Don’t Discuss It—Be It: An Interview With International Businessman David Iwinski
Donald Bonk interviews David Iwinski, attorney and managing director of Blue Water Growth, as part of the Pittsburgh Tomorrow podcast series. This interview was conducted before COVID-19. The transcript is abridged and edited for clarity.here. Read David Iwinski’s bio here.
“Cities, like individuals, have little choice but to achieve their greatness by embracing what latent potential they possess, not seeking out which is beyond their reach or engaging in senseless boosterism and self-promotion.” —David Iwinski
Donald Bonk: Hello. I’m Donald Bonk. I’m here with the Pittsburgh Tomorrow Project. I have with me as my guest today, David Iwinski. We’re in North Huntington Township, just over the border in Westmoreland County. I want to set the scene for this interesting conversation we’re going to have about the future of Pittsburgh. Can you give us a little background on yourself and then follow up with a little bit about what you’re doing now and how you do it?
David Iwinski: I’m a Pittsburgh native and I’m living on a farm in North Huntington. I’m the product of an undergraduate education at Duquesne University, followed by the University of Pittsburgh School of Law. Over my 32 years in business, I’ve worked as an attorney, a manufacturer in China, a tech entrepreneur in India, and I’m currently the managing director and one of the founders of a boutique consultancy firm called Blue Water Growth. We connect the economies of the Far East with the United States. We work in product trade and distribution. We work in financing and capital. And we like to do a little bit of M&A (mergers and acquisition) work between all the Far East countries and North America.
Bonk: That’s fascinating. It’s a really deep, rich history with an international flavor. You have an interesting perspective, both being a native of the region as well as living a substantial number of years outside the country.
The question we have in the series that we lead with is this: What do you believe would make Pittsburgh one of the best cities in the world, or, conversely, the ideal city? Looking at Plato’s Republic, if you had the ideal Pittsburgh, what does that look like for David Iwinski?
Iwinski: I’m glad you lead off with Plato, because it will give my answer more context. The only thing needed for Pittsburgh to be the best city in the world is to never again consider the question of what would make it be the best city in the world.
Over two millennia ago, one of the greatest stoic philosophers of all time, an emperor of Rome, Marcus Aurelius, said, “Waste no more time arguing what a good man should be. Be one.”
Pittsburgh doesn’t need anything. It does need, however, to lose something. It needs to lose our pervasive and gnawing sense of insecurity that somehow, somewhere, some city is better than us, and we’re in some sort of a footrace to establish ourselves to be the best, whatever that is. Cities, like individuals, have little choice but to achieve their greatness by embracing what latent potential they possess, not seeking out which is beyond their reach or engaging in senseless boosterism and self-promotion.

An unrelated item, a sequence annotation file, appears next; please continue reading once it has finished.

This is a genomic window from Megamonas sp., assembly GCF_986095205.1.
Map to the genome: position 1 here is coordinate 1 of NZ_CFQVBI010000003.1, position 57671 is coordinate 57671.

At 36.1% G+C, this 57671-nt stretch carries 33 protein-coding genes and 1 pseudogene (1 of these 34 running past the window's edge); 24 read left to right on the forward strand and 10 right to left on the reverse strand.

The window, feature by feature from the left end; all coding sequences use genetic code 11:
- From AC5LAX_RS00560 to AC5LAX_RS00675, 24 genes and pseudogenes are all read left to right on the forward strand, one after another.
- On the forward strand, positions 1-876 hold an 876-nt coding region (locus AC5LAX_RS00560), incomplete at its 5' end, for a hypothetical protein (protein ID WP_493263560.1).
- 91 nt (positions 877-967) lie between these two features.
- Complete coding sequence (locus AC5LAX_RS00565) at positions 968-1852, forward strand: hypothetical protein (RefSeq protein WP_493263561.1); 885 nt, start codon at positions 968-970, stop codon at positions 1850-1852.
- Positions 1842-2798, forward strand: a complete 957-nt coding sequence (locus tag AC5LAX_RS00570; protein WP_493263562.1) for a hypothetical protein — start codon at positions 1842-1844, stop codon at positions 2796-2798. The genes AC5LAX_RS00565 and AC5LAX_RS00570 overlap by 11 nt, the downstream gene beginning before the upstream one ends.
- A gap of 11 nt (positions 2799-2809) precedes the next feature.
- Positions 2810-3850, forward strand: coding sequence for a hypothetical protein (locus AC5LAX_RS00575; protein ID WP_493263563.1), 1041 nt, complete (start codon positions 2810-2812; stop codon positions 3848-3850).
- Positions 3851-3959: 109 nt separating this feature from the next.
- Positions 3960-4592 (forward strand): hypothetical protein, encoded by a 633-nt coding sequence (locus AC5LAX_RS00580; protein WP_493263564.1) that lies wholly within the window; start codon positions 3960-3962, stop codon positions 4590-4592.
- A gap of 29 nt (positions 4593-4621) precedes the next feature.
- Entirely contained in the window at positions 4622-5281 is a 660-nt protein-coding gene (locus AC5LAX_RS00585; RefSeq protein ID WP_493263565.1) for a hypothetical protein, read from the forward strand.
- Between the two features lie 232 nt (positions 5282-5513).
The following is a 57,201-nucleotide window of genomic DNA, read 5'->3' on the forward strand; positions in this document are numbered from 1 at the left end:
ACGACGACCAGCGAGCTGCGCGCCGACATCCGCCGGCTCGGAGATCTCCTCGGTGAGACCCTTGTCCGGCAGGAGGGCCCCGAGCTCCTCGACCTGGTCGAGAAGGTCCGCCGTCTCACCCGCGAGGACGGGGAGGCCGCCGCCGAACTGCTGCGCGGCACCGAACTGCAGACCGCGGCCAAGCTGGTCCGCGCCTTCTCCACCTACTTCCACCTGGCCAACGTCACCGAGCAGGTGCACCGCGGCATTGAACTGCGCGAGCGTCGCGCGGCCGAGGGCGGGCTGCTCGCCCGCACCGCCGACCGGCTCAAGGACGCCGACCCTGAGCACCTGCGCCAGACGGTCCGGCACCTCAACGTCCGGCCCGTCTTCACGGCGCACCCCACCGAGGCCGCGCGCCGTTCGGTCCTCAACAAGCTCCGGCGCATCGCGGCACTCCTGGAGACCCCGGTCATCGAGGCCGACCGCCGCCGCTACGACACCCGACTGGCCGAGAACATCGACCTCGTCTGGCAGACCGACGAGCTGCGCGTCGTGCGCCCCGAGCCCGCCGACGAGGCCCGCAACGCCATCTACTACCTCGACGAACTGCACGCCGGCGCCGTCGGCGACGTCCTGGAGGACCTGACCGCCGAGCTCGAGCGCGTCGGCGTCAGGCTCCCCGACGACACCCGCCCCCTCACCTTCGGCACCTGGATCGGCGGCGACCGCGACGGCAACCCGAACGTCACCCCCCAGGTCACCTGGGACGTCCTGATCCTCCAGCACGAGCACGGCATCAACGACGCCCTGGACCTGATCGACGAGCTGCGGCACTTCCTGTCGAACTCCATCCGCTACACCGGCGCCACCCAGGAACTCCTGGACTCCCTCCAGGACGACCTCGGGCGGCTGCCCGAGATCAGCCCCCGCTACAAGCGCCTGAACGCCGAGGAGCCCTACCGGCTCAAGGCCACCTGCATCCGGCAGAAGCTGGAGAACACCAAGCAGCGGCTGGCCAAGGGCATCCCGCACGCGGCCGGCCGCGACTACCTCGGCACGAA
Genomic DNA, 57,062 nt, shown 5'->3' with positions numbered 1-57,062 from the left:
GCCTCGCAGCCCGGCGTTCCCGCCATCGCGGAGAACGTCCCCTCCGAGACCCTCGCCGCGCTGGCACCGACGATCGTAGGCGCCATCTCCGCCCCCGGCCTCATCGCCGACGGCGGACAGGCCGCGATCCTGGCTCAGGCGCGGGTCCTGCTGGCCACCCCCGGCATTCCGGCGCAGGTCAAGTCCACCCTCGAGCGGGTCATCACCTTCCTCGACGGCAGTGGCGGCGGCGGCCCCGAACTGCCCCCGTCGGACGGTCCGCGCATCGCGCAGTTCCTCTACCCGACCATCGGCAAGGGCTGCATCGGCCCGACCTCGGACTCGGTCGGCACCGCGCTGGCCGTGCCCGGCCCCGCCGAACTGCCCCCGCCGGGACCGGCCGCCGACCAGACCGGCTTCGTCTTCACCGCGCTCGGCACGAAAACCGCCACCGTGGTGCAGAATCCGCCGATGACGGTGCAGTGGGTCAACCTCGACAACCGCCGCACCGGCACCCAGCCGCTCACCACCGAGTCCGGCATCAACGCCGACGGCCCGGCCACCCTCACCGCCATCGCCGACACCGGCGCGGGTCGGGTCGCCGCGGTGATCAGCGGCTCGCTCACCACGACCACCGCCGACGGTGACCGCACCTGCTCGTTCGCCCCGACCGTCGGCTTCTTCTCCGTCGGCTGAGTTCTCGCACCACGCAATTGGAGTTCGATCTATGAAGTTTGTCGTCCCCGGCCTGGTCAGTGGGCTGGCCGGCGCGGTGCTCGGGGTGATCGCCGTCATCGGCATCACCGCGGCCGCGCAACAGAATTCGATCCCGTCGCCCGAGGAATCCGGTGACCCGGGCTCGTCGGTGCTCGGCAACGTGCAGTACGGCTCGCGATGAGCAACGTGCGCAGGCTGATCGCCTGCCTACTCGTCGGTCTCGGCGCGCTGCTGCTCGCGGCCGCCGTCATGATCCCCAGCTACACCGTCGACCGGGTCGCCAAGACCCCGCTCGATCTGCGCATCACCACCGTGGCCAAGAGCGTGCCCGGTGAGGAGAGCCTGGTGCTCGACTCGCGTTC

We have a vibrant university presence, strong support for startups, a fair cost of living, access to world class health care, first-class sports teams, safe streets, and one of the greatest cultural districts in the entire planet. All told, pretty dang good. Pittsburgh would be the best city in the world when it finally knows that it is, and simultaneously feels no urge to erect a billboard to that effect. Let us not waste any more time arguing about what would make Pittsburgh the best city in the world. Simply be it.
Bonk: That is a great answer to kick off our talk tonight. Now we want to go to the moonshot idea. The moonshot idea is not only one big transformational idea for the city or the region, but also how it impacts the narrative of the region. So with no further ado, David, what’s your moonshot idea for Pittsburgh?
Iwinski: I am sorely tempted to say we should go back to the moon or press on with a manned mission to Mars, because it frustrates me enormously that we are not putting humans into space and pressing the borders of exploration.
But my recommendation for a moonshot idea is a variant on that same “Back to the Future” notion. Our moonshot would revolutionize energy independence, provide vast and abundant fuel for a soon-to-become a fleet of electric vehicles and mass transit, restrict the use of carbon-based power in order to reduce polluting emissions, and shrink our carbon footprint as a general benefit to the quality of our environment.
The moonshot idea is one that was created in Pittsburgh, developed in Pittsburgh, and then, sadly, one we readily abandoned because of a few early stage mistakes, one unspeakably bad movie, and a lack of political will. We should loudly, proudly and enthusiastically promote and endorse the re-adoption of nuclear power.
Setting aside the potential for some completely unknown and unanticipated breakthrough in renewable and the portability of power, neither wind, solar nor tidal are ever going to provide the breadth and depth to overcome fossil fuels.
If even a small percentage of the energy, financing and commitment that this nation put to getting Neil Armstrong to set foot in the Sea of Tranquility were applied to solving the solvable problems of nuclear energy, a host of human problems would be solved in a single stroke.